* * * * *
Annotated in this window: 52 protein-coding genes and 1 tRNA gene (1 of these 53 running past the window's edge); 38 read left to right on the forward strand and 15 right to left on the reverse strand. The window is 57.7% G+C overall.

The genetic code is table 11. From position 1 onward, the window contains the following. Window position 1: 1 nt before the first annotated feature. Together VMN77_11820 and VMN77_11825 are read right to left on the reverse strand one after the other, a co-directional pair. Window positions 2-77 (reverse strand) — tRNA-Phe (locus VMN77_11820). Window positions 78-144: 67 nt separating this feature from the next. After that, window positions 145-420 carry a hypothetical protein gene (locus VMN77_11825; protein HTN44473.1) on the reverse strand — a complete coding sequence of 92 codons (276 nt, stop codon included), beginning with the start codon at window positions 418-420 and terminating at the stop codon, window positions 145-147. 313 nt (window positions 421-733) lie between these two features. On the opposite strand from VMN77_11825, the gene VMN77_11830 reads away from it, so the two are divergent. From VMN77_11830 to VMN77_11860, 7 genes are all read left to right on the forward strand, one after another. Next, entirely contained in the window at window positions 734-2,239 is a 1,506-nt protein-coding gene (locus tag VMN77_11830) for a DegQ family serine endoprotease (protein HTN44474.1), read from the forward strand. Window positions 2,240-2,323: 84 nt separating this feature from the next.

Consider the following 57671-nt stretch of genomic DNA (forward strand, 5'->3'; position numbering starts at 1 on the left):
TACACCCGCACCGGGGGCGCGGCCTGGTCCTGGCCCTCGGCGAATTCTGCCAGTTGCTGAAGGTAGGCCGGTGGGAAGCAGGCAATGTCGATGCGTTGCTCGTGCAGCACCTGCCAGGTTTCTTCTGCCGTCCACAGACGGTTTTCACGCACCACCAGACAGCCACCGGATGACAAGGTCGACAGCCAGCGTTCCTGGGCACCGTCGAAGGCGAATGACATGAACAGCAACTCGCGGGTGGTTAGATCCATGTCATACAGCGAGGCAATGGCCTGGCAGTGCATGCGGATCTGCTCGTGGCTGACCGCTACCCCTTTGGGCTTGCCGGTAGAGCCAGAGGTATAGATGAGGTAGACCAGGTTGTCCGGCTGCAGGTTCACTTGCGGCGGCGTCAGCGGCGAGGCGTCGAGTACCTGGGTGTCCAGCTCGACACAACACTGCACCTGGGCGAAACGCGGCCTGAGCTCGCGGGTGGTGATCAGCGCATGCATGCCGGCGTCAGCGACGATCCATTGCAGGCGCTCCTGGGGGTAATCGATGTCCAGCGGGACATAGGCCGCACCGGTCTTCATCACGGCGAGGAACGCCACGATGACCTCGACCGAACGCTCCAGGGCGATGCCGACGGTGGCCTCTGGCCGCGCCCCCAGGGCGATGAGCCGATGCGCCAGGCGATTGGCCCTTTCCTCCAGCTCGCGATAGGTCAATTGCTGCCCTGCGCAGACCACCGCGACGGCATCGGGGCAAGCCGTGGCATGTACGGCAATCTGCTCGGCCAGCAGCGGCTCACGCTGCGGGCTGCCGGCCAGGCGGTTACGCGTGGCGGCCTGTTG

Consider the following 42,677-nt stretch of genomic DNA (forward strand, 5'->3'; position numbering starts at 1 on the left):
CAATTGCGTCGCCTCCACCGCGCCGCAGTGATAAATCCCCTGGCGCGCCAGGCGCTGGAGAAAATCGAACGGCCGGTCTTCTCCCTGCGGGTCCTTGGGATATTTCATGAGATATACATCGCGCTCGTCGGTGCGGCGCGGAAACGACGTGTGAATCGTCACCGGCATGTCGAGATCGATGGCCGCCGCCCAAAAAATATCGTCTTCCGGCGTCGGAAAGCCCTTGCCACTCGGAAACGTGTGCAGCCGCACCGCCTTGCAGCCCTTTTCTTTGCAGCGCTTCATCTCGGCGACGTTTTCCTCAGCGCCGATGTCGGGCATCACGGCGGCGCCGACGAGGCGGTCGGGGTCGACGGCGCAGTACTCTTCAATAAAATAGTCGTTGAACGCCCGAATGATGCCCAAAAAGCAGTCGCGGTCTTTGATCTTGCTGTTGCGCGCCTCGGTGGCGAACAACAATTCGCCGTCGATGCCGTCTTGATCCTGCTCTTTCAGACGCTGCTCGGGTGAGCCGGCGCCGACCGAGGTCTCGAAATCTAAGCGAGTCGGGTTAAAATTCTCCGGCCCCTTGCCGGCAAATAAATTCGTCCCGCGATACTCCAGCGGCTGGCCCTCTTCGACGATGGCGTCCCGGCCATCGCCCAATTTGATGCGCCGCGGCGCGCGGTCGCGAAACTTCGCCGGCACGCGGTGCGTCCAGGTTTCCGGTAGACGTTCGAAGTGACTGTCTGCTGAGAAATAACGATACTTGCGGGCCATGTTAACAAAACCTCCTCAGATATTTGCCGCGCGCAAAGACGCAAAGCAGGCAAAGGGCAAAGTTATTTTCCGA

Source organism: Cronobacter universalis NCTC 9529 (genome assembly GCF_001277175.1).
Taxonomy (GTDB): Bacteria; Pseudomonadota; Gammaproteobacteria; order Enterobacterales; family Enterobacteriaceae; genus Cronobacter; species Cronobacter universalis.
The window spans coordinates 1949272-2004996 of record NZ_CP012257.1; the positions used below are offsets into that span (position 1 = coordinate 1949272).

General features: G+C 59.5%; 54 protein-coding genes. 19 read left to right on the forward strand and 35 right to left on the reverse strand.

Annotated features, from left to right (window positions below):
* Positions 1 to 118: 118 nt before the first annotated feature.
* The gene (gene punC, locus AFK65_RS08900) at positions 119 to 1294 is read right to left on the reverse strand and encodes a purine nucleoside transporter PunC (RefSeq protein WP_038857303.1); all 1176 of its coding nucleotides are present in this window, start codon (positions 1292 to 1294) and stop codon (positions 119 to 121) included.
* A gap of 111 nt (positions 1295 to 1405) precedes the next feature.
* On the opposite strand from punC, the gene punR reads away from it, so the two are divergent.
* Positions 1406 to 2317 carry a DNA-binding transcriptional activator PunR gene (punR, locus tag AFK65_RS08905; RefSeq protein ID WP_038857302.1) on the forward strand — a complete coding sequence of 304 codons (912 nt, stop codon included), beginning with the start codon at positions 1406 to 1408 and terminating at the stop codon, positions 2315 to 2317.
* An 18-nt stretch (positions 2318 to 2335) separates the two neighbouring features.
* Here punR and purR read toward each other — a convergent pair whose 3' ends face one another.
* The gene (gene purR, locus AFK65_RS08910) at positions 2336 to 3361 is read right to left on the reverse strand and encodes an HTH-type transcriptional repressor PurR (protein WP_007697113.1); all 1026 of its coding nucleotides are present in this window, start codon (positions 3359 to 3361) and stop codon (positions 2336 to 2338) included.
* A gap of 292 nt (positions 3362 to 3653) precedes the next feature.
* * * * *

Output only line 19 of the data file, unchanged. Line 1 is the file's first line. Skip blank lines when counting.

* The gene (gene purR, locus AFK65_RS08910) at positions 2336 to 3361 is read right to left on the reverse strand and encodes an HTH-type transcriptional repressor PurR (protein WP_007697113.1); all 1026 of its coding nucleotides are present in this window, start codon (positions 3359 to 3361) and stop codon (positions 2336 to 2338) included.